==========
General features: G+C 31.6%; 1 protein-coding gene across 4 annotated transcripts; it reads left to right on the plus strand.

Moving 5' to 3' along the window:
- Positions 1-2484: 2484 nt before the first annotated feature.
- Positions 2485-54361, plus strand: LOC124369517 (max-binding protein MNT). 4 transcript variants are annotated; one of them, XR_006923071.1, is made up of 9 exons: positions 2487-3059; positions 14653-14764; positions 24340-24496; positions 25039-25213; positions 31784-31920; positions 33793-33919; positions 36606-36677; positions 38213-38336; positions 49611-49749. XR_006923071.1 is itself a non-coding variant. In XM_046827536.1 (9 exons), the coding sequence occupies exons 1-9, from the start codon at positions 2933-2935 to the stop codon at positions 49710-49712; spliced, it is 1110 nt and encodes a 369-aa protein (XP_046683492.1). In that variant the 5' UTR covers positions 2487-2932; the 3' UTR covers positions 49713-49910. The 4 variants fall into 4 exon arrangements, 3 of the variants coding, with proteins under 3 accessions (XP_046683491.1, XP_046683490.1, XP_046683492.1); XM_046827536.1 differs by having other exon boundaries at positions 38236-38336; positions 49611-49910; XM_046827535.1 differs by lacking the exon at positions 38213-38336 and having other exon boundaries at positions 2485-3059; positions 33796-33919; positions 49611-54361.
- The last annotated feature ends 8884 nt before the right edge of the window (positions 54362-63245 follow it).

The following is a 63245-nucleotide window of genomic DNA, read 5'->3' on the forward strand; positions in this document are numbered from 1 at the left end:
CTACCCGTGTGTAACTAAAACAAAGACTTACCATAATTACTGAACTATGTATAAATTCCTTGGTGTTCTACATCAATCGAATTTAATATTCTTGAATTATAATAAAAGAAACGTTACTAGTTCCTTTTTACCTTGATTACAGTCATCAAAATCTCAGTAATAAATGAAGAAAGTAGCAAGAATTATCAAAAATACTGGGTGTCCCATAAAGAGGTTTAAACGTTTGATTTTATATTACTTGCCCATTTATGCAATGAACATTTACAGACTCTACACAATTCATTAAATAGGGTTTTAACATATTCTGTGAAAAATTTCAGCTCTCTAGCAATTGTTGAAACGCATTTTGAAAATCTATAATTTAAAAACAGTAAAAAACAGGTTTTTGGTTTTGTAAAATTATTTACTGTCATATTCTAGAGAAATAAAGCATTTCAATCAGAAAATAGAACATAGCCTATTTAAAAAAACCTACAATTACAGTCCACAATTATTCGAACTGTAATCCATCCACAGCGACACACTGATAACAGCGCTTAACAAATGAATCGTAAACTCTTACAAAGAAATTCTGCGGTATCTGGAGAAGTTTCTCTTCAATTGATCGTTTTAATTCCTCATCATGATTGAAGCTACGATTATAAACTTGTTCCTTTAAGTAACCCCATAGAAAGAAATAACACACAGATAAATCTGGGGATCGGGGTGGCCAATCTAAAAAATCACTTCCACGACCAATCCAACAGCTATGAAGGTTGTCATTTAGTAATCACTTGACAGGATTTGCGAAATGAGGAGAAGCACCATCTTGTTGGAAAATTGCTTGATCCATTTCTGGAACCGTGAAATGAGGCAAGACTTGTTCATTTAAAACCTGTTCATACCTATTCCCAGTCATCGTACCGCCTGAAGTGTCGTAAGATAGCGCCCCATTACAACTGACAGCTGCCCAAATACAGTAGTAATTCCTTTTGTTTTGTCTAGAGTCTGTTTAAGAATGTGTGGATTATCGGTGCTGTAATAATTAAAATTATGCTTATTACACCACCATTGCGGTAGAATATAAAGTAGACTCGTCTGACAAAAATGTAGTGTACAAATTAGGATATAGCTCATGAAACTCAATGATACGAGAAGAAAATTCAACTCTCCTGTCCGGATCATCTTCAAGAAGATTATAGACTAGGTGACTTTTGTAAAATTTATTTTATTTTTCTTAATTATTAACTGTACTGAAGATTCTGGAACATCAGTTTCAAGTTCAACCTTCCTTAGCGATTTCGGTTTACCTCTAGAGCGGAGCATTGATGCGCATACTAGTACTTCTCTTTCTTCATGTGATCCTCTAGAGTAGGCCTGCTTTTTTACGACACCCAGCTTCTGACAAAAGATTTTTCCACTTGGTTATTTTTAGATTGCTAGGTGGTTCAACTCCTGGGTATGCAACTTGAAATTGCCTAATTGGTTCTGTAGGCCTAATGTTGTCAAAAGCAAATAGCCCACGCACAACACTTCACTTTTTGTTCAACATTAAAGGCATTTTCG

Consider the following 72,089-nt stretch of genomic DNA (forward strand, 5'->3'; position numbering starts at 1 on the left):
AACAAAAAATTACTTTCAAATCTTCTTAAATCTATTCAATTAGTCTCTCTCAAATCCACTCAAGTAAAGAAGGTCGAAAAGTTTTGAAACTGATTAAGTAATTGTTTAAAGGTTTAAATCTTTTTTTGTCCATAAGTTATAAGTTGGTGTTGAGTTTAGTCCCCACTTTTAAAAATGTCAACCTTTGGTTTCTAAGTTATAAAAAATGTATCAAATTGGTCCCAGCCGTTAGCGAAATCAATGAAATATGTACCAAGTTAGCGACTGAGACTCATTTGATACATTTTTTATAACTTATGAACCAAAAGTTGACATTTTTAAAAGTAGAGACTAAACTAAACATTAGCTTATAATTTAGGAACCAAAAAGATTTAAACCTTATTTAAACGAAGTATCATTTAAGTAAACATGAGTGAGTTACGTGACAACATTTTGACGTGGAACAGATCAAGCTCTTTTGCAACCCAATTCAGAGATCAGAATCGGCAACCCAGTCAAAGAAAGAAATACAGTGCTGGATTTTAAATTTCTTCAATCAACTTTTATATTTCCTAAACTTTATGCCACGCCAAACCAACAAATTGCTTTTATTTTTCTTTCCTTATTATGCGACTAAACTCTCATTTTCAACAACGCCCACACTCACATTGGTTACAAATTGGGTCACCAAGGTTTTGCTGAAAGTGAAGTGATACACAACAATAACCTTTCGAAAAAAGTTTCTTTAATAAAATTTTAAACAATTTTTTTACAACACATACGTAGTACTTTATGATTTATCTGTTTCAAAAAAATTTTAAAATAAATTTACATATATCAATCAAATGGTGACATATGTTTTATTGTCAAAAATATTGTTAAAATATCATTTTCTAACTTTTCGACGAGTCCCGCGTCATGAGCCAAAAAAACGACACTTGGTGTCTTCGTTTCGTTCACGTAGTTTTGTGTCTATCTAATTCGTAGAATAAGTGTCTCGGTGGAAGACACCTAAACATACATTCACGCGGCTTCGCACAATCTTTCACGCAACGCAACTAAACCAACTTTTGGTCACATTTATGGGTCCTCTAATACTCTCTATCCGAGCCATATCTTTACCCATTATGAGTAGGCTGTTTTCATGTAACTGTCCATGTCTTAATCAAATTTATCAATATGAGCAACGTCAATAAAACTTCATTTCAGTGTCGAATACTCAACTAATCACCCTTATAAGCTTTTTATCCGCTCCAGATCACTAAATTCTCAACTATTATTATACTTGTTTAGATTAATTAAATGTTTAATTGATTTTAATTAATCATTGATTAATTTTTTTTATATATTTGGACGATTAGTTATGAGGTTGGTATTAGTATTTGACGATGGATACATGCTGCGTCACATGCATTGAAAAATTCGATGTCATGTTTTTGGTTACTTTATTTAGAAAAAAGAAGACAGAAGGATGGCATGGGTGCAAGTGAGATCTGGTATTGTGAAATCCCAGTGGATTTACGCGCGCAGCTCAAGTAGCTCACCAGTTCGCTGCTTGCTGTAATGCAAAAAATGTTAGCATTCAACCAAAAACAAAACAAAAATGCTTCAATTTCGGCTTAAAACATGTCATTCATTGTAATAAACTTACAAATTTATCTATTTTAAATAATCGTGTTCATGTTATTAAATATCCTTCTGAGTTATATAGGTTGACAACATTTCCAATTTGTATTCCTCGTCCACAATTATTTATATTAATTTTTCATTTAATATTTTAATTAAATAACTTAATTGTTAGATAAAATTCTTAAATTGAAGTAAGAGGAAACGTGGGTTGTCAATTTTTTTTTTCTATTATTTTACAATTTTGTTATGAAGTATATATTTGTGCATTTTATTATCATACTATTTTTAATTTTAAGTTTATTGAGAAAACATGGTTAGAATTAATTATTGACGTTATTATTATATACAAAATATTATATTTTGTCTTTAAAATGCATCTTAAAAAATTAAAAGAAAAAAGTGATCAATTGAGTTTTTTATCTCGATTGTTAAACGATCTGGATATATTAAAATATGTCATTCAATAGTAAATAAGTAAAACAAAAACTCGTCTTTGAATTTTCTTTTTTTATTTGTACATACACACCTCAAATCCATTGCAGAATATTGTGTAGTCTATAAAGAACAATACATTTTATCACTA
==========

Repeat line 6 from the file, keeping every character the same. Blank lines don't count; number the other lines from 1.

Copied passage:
The following is a 63245-nucleotide window of genomic DNA, read 5'->3' on the forward strand; positions in this document are numbered from 1 at the left end: